The easiest way for the Republican Party to Trump-proof itself is to stop lying to its supporters. The Republican Party elite is fundamentally not trustworthy to its base voters. The core example is the promise that a Republican House and a Republican Senate could force President Obama to unwind PPACA while he sat in the White House. That was not going to happen. Trustworthy elites won’t happen as there is too much money to be made from fleecing the rubes. Once we take policy honesty off the table, rule changes are the next step.

Trump is the delegate leader (and presumptive delegate majority holder once the process plays out) with a low proportion of the total vote.

He benefited from a split field and a rules system that allowed factional plurality leaders to amass delegate strength out of proportion to their actual vote counts. Winner take all elections with more than two candidates have this common failure. There were two sets of winner take all elections in this current Republican primary. The first was state level delegates where the winner of a state received a significant bonus number of delegates and then winner take all at the Congressional District level. The Republicans assigned three delegates to each Congressional District without regard to how many Republicans actually lived or voted in that district.

538 has a good example of how this flat allocation of winner take all delegates by district helped Trump:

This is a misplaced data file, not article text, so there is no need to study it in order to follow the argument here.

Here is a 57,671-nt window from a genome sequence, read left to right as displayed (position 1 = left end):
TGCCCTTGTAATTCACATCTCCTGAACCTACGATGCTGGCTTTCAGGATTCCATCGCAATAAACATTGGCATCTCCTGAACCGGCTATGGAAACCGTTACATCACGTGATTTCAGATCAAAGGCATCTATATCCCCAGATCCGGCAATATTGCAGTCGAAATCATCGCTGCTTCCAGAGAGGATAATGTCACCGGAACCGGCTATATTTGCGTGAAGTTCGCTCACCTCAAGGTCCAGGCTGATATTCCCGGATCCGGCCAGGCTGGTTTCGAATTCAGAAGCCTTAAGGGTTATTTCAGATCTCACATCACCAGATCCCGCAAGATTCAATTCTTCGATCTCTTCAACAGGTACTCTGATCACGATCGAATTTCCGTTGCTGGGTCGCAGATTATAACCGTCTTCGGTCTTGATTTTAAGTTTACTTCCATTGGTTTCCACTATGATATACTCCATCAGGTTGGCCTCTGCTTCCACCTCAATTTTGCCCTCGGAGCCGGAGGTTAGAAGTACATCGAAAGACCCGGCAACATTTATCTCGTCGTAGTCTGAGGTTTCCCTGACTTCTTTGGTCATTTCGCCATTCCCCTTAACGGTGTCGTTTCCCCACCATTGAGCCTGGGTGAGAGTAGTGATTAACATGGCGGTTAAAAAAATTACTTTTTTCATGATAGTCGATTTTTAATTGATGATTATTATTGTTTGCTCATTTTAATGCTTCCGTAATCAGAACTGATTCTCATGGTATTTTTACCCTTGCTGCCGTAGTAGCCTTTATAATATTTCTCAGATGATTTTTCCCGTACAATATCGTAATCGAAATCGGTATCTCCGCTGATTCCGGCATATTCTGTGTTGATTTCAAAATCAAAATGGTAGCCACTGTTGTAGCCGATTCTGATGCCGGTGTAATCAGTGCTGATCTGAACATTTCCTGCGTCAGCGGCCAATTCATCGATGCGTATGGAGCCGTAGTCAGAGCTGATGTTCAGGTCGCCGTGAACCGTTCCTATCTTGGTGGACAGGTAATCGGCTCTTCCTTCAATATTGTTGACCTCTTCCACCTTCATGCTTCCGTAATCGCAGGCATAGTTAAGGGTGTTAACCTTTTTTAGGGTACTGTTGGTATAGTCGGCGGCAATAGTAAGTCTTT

If Ted Cruz wins by a huge margin in Milwaukee’s suburbs, as expected tonight, he’ll get all three delegates from Wisconsin’s 5th Congressional District, which cast 257,017 votes for Mitt Romney in the 2012 general election. But in two weeks, Donald Trump could capture just as many delegates by winning a majority of the vote in New York’s heavily Latino, Bronx-based 15th Congressional District, which cast only 5,315 votes for Romney four years ago.

Three weeks ago, Trump won three times as many delegates — nine — at the Northern Mariana Islands convention, which drew just 471 participants.

This is problem #1. The GOP primary delegation process favors plurality winners and it favors candidates who can win in very low turnout environments. There is a massive variance between the minimum number of votes needed per delegate and the maximum number of votes needed per delegate. Some districts are extremely efficient and some are extremely inefficient places to win. The Republicans treat districts like the Senate treats states. The first rule change would be to scale the delegate award to some measure of Republican vote strength.